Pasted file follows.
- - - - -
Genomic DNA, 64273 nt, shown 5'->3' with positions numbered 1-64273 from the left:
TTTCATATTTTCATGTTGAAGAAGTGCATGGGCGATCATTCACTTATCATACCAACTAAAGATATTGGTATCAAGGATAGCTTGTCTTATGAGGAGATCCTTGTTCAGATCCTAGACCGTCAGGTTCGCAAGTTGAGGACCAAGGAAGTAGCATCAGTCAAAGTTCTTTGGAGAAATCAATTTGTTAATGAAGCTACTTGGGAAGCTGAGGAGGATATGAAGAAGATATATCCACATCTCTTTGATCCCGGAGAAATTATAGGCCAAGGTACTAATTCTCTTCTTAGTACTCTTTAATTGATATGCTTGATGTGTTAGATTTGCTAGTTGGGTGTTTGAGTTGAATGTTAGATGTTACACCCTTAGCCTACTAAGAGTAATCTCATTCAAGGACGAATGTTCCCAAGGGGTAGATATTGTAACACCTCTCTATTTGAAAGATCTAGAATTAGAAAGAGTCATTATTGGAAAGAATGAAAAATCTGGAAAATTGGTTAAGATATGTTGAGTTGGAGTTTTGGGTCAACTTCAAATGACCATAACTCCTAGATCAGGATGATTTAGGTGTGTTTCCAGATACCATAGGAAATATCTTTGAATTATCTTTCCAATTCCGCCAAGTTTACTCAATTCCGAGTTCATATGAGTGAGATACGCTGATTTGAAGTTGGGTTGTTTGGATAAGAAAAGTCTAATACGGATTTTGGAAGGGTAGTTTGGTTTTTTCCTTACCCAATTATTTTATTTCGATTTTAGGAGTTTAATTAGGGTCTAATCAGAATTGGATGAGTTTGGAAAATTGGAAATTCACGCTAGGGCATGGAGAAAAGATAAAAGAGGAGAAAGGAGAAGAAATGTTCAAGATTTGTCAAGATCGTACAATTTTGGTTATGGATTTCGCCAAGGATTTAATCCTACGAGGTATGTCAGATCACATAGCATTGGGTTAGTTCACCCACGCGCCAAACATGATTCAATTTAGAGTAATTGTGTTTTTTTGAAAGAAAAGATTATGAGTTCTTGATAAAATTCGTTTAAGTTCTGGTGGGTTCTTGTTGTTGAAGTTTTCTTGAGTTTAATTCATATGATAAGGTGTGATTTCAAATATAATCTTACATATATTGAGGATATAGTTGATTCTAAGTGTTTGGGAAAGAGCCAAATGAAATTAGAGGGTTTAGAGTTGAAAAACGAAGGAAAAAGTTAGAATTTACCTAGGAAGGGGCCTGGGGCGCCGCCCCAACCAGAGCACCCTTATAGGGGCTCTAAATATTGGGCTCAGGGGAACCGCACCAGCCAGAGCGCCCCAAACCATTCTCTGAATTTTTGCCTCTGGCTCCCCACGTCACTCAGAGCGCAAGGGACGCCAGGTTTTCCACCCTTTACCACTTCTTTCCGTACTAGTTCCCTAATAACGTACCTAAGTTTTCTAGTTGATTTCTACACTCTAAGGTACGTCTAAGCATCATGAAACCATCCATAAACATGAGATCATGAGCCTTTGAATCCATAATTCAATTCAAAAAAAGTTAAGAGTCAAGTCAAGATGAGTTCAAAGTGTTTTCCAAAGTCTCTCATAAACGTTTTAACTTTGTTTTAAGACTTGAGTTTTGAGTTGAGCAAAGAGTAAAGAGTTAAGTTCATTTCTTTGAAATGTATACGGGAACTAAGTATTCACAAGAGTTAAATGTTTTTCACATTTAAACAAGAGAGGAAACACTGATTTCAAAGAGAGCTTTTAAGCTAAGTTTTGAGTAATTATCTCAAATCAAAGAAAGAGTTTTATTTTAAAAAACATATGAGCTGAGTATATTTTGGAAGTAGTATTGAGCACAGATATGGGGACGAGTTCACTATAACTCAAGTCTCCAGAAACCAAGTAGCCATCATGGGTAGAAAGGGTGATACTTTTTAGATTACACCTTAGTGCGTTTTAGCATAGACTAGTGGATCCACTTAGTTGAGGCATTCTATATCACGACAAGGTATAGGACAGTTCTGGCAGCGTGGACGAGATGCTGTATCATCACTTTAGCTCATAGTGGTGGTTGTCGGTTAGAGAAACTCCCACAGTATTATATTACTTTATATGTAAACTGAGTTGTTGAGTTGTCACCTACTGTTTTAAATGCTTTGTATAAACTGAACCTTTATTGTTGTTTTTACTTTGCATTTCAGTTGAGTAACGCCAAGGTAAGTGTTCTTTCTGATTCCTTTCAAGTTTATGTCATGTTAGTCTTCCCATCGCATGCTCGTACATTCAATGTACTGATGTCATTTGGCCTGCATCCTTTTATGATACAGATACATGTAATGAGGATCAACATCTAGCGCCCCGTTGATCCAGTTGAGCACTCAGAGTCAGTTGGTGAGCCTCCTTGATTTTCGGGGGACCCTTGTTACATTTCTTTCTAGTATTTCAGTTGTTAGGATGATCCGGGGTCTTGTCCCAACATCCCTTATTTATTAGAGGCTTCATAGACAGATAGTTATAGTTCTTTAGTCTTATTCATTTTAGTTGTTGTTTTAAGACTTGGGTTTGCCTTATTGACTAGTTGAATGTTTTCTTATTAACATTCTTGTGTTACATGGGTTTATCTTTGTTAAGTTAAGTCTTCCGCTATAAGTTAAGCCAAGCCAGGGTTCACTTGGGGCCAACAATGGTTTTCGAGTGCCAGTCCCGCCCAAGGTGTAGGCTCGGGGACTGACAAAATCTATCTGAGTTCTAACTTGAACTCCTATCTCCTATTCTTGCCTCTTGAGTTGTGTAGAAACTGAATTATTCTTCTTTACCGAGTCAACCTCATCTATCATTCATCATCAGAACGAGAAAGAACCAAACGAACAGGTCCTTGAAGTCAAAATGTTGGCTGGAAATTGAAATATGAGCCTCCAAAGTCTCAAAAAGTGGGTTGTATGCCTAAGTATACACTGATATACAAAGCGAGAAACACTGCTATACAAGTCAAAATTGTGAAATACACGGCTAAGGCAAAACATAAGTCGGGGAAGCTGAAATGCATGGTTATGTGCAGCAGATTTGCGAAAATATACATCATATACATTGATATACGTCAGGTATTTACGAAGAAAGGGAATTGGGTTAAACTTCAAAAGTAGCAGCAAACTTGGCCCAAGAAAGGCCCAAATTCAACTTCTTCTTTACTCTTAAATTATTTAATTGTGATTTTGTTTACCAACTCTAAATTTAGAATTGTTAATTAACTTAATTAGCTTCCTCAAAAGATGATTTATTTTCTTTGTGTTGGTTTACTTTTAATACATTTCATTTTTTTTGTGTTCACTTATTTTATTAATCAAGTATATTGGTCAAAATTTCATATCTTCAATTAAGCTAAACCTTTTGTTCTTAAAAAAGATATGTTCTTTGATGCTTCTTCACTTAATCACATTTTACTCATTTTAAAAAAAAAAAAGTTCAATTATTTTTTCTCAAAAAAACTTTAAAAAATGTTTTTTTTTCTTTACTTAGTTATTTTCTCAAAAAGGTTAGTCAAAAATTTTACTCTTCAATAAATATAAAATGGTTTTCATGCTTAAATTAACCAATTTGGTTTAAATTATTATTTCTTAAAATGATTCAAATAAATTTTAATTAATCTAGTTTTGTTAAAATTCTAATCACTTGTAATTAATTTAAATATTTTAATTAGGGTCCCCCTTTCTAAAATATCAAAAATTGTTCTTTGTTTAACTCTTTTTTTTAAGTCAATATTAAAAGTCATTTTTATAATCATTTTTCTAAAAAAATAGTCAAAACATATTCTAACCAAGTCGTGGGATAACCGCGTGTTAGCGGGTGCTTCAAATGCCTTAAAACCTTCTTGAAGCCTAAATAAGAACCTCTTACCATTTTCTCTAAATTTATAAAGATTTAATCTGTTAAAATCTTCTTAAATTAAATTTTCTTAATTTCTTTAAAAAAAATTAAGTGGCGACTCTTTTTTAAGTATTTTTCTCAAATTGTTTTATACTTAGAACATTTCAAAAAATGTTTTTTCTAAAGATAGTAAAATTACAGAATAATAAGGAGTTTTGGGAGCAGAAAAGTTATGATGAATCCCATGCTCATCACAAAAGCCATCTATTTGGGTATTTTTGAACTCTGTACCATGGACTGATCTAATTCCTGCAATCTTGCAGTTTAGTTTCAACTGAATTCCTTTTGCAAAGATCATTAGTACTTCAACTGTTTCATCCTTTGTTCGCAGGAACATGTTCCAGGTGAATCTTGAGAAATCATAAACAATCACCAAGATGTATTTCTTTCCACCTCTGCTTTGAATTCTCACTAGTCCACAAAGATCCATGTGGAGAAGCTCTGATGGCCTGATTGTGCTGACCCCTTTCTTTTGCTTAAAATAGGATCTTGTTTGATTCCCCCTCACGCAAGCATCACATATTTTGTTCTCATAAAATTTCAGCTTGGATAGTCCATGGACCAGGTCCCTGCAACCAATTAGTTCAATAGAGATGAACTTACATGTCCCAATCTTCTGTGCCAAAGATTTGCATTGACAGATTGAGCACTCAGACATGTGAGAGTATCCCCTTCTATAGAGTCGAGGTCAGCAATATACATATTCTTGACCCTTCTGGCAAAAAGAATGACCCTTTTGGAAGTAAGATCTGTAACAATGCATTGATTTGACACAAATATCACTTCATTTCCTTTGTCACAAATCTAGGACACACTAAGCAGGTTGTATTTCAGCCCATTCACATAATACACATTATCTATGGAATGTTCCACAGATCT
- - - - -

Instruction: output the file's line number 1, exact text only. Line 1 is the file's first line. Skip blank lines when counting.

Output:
Genomic DNA, 64273 nt, shown 5'->3' with positions numbered 1-64273 from the left: